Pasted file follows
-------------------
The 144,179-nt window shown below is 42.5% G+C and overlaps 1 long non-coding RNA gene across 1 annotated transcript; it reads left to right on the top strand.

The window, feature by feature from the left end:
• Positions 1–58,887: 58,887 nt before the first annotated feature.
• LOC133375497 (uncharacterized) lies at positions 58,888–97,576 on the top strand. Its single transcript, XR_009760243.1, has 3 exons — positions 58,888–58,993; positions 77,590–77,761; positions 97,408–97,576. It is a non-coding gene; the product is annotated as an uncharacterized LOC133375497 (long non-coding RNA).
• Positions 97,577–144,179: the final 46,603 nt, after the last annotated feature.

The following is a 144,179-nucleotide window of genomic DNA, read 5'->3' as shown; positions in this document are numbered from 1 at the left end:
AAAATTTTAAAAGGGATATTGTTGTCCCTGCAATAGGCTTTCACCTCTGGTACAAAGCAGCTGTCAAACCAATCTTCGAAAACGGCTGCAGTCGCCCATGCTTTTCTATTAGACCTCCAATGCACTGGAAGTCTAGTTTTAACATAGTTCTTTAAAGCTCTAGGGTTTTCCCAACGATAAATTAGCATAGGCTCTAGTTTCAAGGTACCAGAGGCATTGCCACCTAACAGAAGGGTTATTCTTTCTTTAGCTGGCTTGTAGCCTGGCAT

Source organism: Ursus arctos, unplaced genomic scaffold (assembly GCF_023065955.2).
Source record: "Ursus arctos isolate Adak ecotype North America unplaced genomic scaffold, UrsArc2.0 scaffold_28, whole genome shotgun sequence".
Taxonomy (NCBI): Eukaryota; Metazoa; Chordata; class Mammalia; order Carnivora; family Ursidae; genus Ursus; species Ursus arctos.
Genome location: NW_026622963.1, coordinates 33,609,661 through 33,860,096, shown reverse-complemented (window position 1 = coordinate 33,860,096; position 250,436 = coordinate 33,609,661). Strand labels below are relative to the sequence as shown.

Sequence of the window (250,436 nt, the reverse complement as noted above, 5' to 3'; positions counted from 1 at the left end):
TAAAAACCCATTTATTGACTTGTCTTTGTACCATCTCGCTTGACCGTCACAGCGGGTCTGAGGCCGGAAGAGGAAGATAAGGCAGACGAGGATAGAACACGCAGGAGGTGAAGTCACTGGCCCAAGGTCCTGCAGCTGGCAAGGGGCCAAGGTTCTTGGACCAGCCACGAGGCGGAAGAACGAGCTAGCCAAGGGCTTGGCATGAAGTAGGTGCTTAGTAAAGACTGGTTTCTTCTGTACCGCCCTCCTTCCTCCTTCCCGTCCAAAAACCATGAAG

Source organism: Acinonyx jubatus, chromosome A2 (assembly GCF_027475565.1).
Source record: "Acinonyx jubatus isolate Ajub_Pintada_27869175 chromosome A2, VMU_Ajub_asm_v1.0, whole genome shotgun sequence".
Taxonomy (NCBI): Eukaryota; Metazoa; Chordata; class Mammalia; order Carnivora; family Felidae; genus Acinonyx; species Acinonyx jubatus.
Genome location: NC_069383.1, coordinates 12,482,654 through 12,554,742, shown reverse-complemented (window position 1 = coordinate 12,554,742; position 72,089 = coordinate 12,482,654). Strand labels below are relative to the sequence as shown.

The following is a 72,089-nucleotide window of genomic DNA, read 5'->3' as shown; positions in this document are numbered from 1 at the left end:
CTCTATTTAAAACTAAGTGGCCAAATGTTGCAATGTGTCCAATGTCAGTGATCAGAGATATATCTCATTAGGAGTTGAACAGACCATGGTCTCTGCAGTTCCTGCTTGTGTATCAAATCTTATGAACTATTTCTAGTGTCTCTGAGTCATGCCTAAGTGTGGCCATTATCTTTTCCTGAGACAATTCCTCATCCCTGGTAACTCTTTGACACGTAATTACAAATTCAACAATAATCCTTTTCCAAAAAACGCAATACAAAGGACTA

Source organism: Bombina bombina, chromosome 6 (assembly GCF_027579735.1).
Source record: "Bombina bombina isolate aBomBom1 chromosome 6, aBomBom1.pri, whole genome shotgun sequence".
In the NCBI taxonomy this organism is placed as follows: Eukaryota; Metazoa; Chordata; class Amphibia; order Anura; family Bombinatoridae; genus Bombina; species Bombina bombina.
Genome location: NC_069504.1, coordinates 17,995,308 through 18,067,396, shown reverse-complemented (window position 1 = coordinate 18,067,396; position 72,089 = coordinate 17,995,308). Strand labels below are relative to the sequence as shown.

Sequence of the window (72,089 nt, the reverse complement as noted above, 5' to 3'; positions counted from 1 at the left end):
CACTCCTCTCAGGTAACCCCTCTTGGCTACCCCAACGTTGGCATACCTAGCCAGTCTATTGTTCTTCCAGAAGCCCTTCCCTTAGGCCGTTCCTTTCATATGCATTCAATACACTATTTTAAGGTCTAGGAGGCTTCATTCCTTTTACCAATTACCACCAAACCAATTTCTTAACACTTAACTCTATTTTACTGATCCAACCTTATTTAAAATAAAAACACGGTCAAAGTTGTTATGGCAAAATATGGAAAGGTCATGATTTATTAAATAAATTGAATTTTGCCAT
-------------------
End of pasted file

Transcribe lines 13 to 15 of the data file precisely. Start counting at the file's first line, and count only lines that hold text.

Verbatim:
TAAAAACCCATTTATTGACTTGTCTTTGTACCATCTCGCTTGACCGTCACAGCGGGTCTGAGGCCGGAAGAGGAAGATAAGGCAGACGAGGATAGAACACGCAGGAGGTGAAGTCACTGGCCCAAGGTCCTGCAGCTGGCAAGGGGCCAAGGTTCTTGGACCAGCCACGAGGCGGAAGAACGAGCTAGCCAAGGGCTTGGCATGAAGTAGGTGCTTAGTAAAGACTGGTTTCTTCTGTACCGCCCTCCTTCCTCCTTCCCGTCCAAAAACCATGAAG

Source organism: Acinonyx jubatus, chromosome A2 (assembly GCF_027475565.1).
Source record: "Acinonyx jubatus isolate Ajub_Pintada_27869175 chromosome A2, VMU_Ajub_asm_v1.0, whole genome shotgun sequence".